A further point that should be emphasized here is that the anxiety that accompanies the listening comprehension tasks is the one that is most easily ignored because the goal of most classroom activities focuses on the speaking skill. Besides, listening comprehension is more often than treated as a passive skill that will “happen” during the regular classroom activities. Teachers often anticipate anxiety on the part of speakings students and expect them to stumble and hesitate. To prevent this, teachers engage in all kinds of structured practice to help the learners overcome their fear of speaking. Listening comprehension anxiety can undermine speech production because the listener must first understand what is being said. Therefore, such anxiety should not be ignored, but actively addressed.
Melanlioglue (2013) studied listening anxiety, listening comprehension and impact of authentic tasks on both listening anxiety and comprehension to determine the impacts of authentic tasks in teaching listening on decreasing
students’ listening anxiety and increasing their levels of listening comprehension. To do so, a quasi-experimental design with pretest-posttest control groups was used. The study group consisted of eighth-grade students in a public school in Turkey. Listening Anxiety Scale for Secondary School Students and Listening Comprehension Tests were used as instruments to collect data. Findings of the research showed that using authentic tasks for the listening skill has a positive influence in terms of decreasing listening anxiety and improving listening comprehension.
Reading anxieity occurs when L2 readers read second language texts to decode unfamiliar scripts, writing system, and cultural materials. In the case that learners encounter difficulty induring the process of readingthey may get frustrated with reading, and experience anxiety. The anxiety aroused during the process of reading L2 texts is known as reading anxiety (Saito, Horwitz, & Garza, 1999). Reading anxiety is related to language anxiety but it is disticnct from language anxiety (Saito et al., 1999). Reading anxiety may affect the process of reading comprehension. As a case in point, Hsu (2004) explored reading anxiety and reading comprehension of 125 junior military college EFL students and found that anxious students tended to recall less content of the text than less anxious students. In the same way,Sellers (2000) also studied the possible relationship between language anxiety and reading comprehension among foreign language university students. The results indicated that that reading anxiety was related to, but distinct from, language anxiety. It was also noted that learners with high reading anxiety and language anxiety could recall less content of the reading material.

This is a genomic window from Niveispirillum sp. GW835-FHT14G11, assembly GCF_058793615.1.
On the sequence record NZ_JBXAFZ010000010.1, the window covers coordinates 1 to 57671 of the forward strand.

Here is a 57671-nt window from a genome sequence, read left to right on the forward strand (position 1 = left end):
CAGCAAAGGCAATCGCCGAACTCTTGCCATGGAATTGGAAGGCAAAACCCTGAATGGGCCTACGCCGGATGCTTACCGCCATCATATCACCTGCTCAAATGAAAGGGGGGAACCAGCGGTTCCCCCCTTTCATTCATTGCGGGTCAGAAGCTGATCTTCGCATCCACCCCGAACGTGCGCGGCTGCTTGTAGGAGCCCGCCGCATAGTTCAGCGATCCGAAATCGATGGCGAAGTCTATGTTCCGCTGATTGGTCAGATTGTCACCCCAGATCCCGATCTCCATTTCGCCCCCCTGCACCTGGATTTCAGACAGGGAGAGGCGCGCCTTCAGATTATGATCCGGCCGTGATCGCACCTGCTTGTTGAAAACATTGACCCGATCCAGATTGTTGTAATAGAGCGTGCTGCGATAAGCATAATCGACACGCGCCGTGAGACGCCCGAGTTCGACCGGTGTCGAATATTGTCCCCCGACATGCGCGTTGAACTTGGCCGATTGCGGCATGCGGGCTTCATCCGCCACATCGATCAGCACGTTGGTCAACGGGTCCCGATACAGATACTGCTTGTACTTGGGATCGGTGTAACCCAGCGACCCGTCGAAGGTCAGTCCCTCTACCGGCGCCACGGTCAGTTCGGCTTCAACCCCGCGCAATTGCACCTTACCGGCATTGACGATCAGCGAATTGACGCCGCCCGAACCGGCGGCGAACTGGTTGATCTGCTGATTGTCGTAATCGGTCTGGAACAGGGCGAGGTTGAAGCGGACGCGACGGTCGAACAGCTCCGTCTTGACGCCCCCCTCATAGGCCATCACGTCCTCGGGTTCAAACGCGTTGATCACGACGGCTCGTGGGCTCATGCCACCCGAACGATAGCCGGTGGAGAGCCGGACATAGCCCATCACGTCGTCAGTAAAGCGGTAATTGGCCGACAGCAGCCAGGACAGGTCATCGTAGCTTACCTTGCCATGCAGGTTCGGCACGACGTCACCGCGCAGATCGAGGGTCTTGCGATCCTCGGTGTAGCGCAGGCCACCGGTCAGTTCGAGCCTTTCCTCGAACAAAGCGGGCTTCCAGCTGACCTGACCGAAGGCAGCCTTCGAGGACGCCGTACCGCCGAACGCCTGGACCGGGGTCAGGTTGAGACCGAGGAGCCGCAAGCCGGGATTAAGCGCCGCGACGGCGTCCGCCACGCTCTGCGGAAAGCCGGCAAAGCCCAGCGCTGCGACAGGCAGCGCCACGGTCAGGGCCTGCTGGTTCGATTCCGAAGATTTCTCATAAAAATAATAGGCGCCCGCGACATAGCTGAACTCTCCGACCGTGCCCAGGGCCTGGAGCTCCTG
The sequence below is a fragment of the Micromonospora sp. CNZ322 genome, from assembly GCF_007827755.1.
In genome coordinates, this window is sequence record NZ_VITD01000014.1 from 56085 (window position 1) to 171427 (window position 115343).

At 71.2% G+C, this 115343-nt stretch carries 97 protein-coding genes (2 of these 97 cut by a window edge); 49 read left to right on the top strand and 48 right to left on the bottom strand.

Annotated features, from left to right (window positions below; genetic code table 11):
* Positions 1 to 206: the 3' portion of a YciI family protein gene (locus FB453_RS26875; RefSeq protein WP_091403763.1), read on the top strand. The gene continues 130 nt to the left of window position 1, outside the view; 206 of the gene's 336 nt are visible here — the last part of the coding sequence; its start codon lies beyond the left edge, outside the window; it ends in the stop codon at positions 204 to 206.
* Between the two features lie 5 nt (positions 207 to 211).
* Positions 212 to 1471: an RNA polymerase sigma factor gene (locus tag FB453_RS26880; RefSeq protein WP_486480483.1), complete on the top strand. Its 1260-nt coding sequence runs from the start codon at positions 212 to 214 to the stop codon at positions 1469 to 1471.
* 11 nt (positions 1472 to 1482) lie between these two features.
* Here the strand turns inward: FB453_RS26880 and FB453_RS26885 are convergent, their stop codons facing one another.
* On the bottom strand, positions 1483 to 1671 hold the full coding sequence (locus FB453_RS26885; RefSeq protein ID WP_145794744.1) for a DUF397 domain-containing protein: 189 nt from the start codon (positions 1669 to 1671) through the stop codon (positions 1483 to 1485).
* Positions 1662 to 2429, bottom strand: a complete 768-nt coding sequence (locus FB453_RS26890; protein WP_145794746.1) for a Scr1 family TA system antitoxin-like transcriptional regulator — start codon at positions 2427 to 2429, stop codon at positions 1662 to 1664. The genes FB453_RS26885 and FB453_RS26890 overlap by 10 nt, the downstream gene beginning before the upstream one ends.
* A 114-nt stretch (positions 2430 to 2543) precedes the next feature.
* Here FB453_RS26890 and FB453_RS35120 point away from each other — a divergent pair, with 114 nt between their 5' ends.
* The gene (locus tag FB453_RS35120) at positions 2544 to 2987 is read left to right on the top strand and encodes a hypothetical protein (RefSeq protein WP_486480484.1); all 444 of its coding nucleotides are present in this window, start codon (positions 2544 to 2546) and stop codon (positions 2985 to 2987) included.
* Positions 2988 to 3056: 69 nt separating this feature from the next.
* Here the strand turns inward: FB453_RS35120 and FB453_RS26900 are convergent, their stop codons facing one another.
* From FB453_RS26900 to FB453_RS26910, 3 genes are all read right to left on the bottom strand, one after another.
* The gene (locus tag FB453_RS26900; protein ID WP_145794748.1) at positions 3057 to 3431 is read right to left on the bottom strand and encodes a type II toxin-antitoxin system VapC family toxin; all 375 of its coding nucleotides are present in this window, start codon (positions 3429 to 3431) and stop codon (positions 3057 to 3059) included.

Wu (2011) conducted a study in Taiwanese English as a foreign language reading class to explore the relationship between language anxiety and reading anxiety, and whether students’ reading comprehension performance differs across different levels of language anxiety and reading anxiety. Whether students’ language anxiety and reading anxiety vary with gender and the length of language learning was also explored. The results indicated reading anxiety was related to language anxiety, but they were two different aspects of foreign language learning. Although reading comprehension performance did not differ significantly with the students in different levels of language anxiety and reading anxiety, lower language anxiety and reading anxiety were related to higher performance. Besides, there was no difference in language anxiety and reading anxiety based on the participants’ gender. Students’ language anxiety decreased with their learning in reading classes while reading anxiety showed no differences. These results suggest that students with language anxiety tend to show reading anxiety.
Writing anxiety or writing apprehension refers to “the dysfunctional anxiety that many individuals suffer when confronted with writing tasks” (Cheng, 2002, p. 647). Compared to foreign language communication apprehension, writing apprehension seems as a distinct typeof anxiety arising from the uniqueness of the written communication process. According to Madigan, Linton, and Johnson (1996), “distress associated with writing and a profound distaste for the process” constitute the two main effects of anxiety about writing on prospective writers (p. 295).
Concerning writing apprehension in English learning contexts, Leki (1999) claimed that although writing is the most private and self-controlling language skill, it makes EFL learners experience a kind of writing block. In addition, Cheng, Horwitz, and Schallert (1999) found a significant moderate correlation between second language classroom anxiety and second language writing anxiety. This shows that these two types of